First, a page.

ATP is a crucial allosteric regulator for the GroEL protein. Each equatorial domain has the capacity to host an ATP, allowing up to 7 ATP to bind to GroEL. ATP binding to GroEL is believed to follow a cooperative mechanism. Binding of ATP to the first heptameric (trans) ring creates conformational changes within GroEL, allowing the protein of interest to fall into the larger (cis) cavity and fold correctly [5] . ATP hydrolysis (due to intrinsic ATPase activity within the equatorial subunits) allows the properly folded protein to then be released, as the GroES co-chaperone dissociates from GroEL. It is crucial that ATP binds to the GroEL to induce conformational changes that allow GroES to bind, as it has been noted that ADP does not have the same allosteric effect on GroEL at this stage (stage prior to improperly folded polypeptide being ejected into the larger hydrophobic chamber.) ADP bound GroEL promotes dissociation from cochaperone GroES[6]. The ATP bound form of GroEL becomes more elongated then the unaligned GroEL, and these major structural changes involve the apical, equatorial, and intermediate domains.



More and more research is suggesting that GroEL and chaperonins might have a major role in fighting a number of diseases and cancers associated with improper protein folding and formation of cytotoxic protein aggregates. Diseases involved include a large number of neuro-degenerative diseases (e.g. Alzheimers and Dementia), arthritis and other autoimmune conditions, as well as a large number of vascular diseases [7]. Continued research on the understanding of the structure, mechanism, and role of chaperonins in the body could aid to the discovery of life saving drugs and highly effective treatments for these diseases in the future.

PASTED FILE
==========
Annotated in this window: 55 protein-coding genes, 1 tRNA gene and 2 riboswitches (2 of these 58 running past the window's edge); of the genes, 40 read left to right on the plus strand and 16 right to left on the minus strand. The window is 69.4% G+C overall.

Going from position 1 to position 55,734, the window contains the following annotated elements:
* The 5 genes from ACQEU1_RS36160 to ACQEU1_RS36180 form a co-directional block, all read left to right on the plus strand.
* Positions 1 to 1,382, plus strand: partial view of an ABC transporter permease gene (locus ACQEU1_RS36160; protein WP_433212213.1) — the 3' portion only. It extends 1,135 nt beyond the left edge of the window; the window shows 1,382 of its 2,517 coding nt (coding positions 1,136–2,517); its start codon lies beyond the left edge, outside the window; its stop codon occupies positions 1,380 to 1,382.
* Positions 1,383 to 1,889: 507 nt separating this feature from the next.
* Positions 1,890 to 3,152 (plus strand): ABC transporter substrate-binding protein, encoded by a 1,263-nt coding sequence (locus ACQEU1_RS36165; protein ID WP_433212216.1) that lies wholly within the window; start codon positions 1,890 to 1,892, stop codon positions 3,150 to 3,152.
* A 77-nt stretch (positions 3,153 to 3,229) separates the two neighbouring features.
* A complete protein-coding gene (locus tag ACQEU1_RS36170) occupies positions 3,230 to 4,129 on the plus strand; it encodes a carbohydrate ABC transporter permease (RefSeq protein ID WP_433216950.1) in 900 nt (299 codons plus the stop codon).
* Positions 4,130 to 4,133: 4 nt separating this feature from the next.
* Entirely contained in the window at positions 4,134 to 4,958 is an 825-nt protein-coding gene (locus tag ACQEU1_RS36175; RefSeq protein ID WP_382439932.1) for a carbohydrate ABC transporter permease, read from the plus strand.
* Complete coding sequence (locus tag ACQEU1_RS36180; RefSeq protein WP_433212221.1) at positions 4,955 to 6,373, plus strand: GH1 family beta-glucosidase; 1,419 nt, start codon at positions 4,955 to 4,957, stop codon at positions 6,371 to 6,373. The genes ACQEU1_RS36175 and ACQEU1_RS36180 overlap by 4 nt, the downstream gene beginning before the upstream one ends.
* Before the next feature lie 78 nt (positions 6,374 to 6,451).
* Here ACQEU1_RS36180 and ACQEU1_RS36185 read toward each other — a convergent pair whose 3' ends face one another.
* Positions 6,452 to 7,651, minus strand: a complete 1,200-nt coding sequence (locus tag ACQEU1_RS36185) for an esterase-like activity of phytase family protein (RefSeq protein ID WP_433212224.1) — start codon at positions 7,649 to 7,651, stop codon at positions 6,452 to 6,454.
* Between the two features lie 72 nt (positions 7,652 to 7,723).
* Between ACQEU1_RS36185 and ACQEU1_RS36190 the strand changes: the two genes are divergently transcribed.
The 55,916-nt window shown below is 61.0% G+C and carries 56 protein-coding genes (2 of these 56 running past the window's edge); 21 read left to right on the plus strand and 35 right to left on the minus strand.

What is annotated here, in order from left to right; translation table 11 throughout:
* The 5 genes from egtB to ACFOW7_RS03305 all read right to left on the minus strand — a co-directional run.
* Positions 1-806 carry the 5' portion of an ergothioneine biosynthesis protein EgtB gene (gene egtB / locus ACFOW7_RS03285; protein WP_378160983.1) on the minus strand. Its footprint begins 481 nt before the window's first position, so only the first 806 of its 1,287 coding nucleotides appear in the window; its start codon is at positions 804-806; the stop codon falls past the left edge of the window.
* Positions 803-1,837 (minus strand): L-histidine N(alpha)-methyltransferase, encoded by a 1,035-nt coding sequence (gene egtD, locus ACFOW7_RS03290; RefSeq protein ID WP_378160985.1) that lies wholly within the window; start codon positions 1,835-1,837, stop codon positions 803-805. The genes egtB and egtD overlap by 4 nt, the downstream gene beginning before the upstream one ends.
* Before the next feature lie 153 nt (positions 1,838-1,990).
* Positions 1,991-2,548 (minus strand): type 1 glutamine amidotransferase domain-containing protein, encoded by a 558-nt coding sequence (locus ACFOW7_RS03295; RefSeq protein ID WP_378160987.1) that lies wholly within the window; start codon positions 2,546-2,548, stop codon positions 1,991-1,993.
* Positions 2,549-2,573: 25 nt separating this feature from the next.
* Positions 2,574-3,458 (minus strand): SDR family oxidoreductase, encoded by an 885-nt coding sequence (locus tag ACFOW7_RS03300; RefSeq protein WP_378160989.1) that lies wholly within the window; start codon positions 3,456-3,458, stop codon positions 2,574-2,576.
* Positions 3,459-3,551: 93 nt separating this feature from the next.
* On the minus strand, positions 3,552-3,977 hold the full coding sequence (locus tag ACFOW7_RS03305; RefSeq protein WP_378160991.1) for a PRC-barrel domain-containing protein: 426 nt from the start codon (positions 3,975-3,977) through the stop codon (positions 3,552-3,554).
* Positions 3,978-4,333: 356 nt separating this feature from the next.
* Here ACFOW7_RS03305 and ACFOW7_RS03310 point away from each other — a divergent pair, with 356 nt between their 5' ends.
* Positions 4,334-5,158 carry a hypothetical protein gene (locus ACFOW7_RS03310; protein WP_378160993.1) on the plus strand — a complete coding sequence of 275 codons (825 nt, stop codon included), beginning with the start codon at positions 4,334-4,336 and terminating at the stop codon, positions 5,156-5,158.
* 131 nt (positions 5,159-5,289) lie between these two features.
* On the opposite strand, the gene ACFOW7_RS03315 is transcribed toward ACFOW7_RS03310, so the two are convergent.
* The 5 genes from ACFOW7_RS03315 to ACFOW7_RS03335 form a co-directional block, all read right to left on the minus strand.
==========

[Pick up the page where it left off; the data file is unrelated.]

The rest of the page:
1. 4AAR. (n.d.). Retrieved December 13, 2015, from
  2. GroEL Folding Mechanism. (n.d.). Retrieved December 13, 2015, from Folding Mechanism.html
  3. (n.d.). Retrieved December 12, 2015, from
  4. Lin et al. Nature Structural and Molecular Biology, March 2008
  5. n.d.). Retrieved December 13, 2015, from
  6. Result Filters. (n.d.). Retrieved December 13, 2015, from
  7. Julia C. Ranford, Anthony R.M. Coates and Brian Henderson (2000) Chaperonins are cell-signalling proteins: the unfolding biology of molecular chaperones. Exp. Rev. Mol. Med. 15 September,